While Rosa spoke, her youngest child, Tyler, 6, playfully tossed his Sixers cap in the air. Tyler made fun of his brother as he was getting his picture taken and answering questions and basically just being in demand. When they could get a moment alone, the two would laugh and slap hands and fool around, like brothers do. Like young brothers do.
Harkless didn't even start to play organized basketball until he was in high school, competing only at the junior-varsity level then. But the goal he had set in his head, even back then, was set. His path went in only one direction — straight to the best basketball league in the world.
That goal became a real possibility during his only season at St. John's, where Harkless was named the Big East Rookie of the Year after posting averages of 15.5 points, 8.6 rebounds, 1.6 steals and 1.4 blocks. Much of the time the 6-9, 208-pounder was playing the power forward position, a spot the Sixers eventually see him growing into at the NBA level, once his body matures and he puts on weight and perhaps adds another inch or two.
"I see myself on the wing, but whatever it takes, or whatever coach [Doug] Collins asks me to do," Harkless said. "I'm just excited to be here. In college I was just really focused on doing whatever the team needed me to do. I wasn't complaining or anything, I was just doing what I had to do. I was playing against a lot of guys who were about 60 pounds heavier than me. But that was OK. Whatever they needed me to do."
At first glance, his role with the Sixers might seem to be a little clouded as they have multiple players on the roster like Harkless — Thaddeus Young, Andre Iguodala, Evan Turner. But Collins doesn't see it that way. In Harkless, he sees that his team got the player they had targeted. Then they went and added the one they had pegged right behind him in power forward Arnett Moultrie, a junior from Mississippi State. The Sixers got Moultie in a trade with Miami, which drafted him with the 27th pick.
"We were thrilled. We had Maurice targeted as our No. 1 guy at 15, and if he had not been there we were going to take Arnett," said Collins. "They were our one and two guys. Getting Maurice, we're thrilled about that. Our scouts and everybody worked so hard, and then as the draft was going on we were so excited. Maurice is 19 years old. We think he has a tremendous future. When you watch Maurice, and we watched him a lot, he just didn't shoot the ball a lot outside. His shot's not broken and that's the one thing you look at when you're looking if a guy's going to be able to make shots. We feel very strongly he's going to be able to make shots.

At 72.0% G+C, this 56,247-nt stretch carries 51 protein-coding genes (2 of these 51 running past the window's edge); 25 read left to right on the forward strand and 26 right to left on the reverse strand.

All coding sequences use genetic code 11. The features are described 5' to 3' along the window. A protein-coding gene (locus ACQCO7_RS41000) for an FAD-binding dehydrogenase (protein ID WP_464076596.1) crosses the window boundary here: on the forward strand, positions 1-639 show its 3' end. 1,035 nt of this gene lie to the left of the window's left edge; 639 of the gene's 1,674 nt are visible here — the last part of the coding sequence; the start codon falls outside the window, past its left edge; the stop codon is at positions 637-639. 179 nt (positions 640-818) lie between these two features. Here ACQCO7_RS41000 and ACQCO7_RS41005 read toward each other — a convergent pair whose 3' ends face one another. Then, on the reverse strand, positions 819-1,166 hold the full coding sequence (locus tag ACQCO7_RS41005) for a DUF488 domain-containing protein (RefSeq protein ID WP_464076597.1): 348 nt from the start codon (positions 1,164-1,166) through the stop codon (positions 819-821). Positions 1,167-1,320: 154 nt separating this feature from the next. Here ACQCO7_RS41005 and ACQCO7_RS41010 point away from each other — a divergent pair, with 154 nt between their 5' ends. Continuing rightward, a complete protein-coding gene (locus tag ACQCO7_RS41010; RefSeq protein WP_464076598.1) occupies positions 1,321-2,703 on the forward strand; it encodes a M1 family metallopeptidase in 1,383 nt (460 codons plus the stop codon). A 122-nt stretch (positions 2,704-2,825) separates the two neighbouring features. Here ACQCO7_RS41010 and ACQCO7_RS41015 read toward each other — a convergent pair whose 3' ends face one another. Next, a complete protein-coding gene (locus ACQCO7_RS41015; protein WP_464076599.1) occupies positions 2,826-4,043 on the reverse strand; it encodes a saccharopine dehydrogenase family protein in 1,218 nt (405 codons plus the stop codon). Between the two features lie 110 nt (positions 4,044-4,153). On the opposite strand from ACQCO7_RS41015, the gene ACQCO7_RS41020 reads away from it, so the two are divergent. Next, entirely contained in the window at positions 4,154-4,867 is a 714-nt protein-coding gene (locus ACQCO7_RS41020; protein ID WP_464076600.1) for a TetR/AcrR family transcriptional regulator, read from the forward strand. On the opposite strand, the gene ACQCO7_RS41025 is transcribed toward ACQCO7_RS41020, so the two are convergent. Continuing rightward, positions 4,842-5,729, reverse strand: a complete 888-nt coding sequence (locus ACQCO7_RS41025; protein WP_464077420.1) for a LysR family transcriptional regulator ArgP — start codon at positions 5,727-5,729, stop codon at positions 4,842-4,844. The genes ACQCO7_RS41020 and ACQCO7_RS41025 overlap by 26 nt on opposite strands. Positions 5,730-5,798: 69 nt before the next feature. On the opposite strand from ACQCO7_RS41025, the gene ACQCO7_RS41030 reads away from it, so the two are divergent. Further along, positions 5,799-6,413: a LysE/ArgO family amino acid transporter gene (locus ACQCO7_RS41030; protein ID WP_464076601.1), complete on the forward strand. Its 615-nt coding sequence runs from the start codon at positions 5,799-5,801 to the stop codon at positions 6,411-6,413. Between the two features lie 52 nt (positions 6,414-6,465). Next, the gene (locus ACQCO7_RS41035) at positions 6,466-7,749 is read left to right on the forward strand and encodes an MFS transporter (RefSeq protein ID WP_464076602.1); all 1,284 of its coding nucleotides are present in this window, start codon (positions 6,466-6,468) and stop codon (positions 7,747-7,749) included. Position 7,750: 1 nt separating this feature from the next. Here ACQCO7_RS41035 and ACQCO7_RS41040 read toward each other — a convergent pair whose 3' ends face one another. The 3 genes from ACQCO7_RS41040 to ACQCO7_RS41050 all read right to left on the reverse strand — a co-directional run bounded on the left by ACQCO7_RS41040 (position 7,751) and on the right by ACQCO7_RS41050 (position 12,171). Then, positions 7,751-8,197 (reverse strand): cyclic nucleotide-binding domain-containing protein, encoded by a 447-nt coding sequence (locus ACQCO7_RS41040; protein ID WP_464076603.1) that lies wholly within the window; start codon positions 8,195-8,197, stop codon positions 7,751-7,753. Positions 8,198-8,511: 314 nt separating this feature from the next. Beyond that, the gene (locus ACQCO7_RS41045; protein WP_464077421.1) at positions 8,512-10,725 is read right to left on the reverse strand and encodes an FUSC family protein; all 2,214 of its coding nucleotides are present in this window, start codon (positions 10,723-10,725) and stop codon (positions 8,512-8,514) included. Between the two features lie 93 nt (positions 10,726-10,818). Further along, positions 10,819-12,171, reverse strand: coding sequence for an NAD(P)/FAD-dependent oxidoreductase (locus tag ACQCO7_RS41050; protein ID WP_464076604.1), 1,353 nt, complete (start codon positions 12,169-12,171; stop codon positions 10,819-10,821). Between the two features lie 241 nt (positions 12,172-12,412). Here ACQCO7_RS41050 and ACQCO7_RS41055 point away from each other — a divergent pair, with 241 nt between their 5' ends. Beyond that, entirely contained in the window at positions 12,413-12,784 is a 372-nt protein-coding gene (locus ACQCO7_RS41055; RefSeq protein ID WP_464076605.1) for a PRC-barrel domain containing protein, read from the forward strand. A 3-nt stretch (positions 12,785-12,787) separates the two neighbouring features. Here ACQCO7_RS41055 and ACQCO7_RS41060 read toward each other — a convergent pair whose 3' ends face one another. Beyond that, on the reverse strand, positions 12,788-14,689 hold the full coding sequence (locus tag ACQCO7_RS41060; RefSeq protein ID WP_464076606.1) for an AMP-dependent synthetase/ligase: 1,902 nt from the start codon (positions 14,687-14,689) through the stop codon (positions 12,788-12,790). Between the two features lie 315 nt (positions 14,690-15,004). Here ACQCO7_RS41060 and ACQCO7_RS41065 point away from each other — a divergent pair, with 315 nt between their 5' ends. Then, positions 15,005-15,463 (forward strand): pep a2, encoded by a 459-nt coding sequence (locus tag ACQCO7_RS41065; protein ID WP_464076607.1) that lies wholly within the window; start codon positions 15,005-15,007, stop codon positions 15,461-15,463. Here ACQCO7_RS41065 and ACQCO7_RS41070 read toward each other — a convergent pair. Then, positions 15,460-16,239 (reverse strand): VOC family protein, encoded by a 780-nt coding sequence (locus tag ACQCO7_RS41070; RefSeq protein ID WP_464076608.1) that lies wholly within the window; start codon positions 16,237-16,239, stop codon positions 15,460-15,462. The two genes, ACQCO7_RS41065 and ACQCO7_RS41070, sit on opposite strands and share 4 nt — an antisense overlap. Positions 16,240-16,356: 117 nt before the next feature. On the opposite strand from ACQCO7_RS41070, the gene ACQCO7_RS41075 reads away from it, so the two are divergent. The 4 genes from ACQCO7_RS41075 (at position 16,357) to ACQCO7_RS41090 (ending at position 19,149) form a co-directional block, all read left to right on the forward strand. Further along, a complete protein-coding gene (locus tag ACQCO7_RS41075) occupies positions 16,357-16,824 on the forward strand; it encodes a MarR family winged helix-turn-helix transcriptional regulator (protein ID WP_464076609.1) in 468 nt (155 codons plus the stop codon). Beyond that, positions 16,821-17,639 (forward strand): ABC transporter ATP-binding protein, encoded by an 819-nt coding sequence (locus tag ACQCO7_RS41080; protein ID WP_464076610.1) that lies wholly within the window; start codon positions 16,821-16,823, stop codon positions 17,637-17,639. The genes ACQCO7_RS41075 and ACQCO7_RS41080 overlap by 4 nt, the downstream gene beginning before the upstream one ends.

“When you make that playoff run like we did, we want more. And nobody wants more quicker than I do. I think somebody wrote that I don't even like to wait for microwave popcorn. I want us to be better, too. The beauty of it is there's nothing like competition. When you look at our team last year, once we moved Evan into the starting lineup, we didn't have another wing. So Maurice is that guy who we think is going to be that bigger wing. So now, coming off the bench, we now feel we have a guy that can do that."
The concern surrounding Harkless was that his outside shooting was suspect ... and that when he shot from farther out, it was just bad (17-for-49, or 21.5 percent from three-point range). But part of that was due to the fact that he was playing inside so much. Outside shooting wasn't something the team needed, or asked him to do.
Harkless himself has no worries that his shot will improve; that he will become the type of player Collins and the Sixers' front office envision him becoming. Hell, at 19, he probably doesn't even know any better. But Rosa Harkless can rest easy knowing that he has a coach like Collins who is all about growing young players into good young men.
"Once you become an NBA player, you have a lot of free time," said Collins. "The real key is managing that in a very positive way. If a young man doesn't make it here, I put the blame on him because I think all the resources are here to be successful. We have assistant coaches who work very hard. They're passionate, they understand all that goes with being an NBA player. We try to help them along to become better men, too. If you do that, then I think you become better players. We have players who will put their arms around these young guys. These young guys are so much more worldly than I have ever thought that I would have been. The places they've been, the places they've played, the pressure, the conferences, the TV, the media responsibility is so far greater. So they come to us with a much better base. It's up to us every single day to put them in a position to grow."
As people talked with and about her son, Rosa Harkless took it all in, with a hint of tears in both eyes. It had been a surreal couple of days, and reality was starting to set in. Her baby is going to start his profession soon, which will take him all over the world, far away from the home they shared in the Jamaica section of Queens, N.Y. And it will change her life, too.
"I think the reality hit me when they called his name [Thursday]," Rosa said. "During the whole process, people would congratulate us but nothing had really happened yet so I just kind of ignored it. I'm thinking, ‘I'm still going to work, I'm still doing what I have to do.' But then when they called his name, I think I cried from the time they called him with the 15th pick until the 23rd pick was called. One lady who works for the NBA told me she was going to help get us an endorsement for tissues because we need it.
“I'm a waitress and a bartender. He told me that whenever I'm ready to stop, just stop. But I still have bills to pay, and he told me, ‘When you're ready to stop, stop.' But I told him I still need my own spending money and stuff and he said, ‘I can't be in the NBA and have my mom serving drinks and waiting on tables.' "
No, not his mommy.